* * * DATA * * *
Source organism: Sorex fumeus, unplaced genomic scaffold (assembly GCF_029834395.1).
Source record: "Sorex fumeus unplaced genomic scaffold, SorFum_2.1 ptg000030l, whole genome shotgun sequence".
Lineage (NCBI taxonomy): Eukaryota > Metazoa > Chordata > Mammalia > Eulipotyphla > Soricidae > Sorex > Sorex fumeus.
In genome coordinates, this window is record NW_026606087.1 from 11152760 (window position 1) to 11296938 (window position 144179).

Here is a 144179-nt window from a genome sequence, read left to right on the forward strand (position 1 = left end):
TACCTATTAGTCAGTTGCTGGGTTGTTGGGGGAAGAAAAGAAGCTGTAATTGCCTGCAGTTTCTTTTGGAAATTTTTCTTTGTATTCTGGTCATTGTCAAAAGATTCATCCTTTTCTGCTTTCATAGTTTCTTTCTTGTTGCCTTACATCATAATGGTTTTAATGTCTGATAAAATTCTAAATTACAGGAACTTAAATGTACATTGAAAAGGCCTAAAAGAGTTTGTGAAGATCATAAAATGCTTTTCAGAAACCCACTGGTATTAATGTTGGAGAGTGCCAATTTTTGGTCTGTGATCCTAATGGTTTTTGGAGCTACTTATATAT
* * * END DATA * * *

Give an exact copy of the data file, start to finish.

Source organism: Sorex fumeus, unplaced genomic scaffold (assembly GCF_029834395.1).
Source record: "Sorex fumeus unplaced genomic scaffold, SorFum_2.1 ptg000030l, whole genome shotgun sequence".
Lineage (NCBI taxonomy): Eukaryota > Metazoa > Chordata > Mammalia > Eulipotyphla > Soricidae > Sorex > Sorex fumeus.
In genome coordinates, this window is record NW_026606087.1 from 11152760 (window position 1) to 11296938 (window position 144179).

Here is a 144179-nt window from a genome sequence, read left to right on the forward strand (position 1 = left end):
TACCTATTAGTCAGTTGCTGGGTTGTTGGGGGAAGAAAAGAAGCTGTAATTGCCTGCAGTTTCTTTTGGAAATTTTTCTTTGTATTCTGGTCATTGTCAAAAGATTCATCCTTTTCTGCTTTCATAGTTTCTTTCTTGTTGCCTTACATCATAATGGTTTTAATGTCTGATAAAATTCTAAATTACAGGAACTTAAATGTACATTGAAAAGGCCTAAAAGAGTTTGTGAAGATCATAAAATGCTTTTCAGAAACCCACTGGTATTAATGTTGGAGAGTGCCAATTTTTGGTCTGTGATCCTAATGGTTTTTGGAGCTACTTATATAT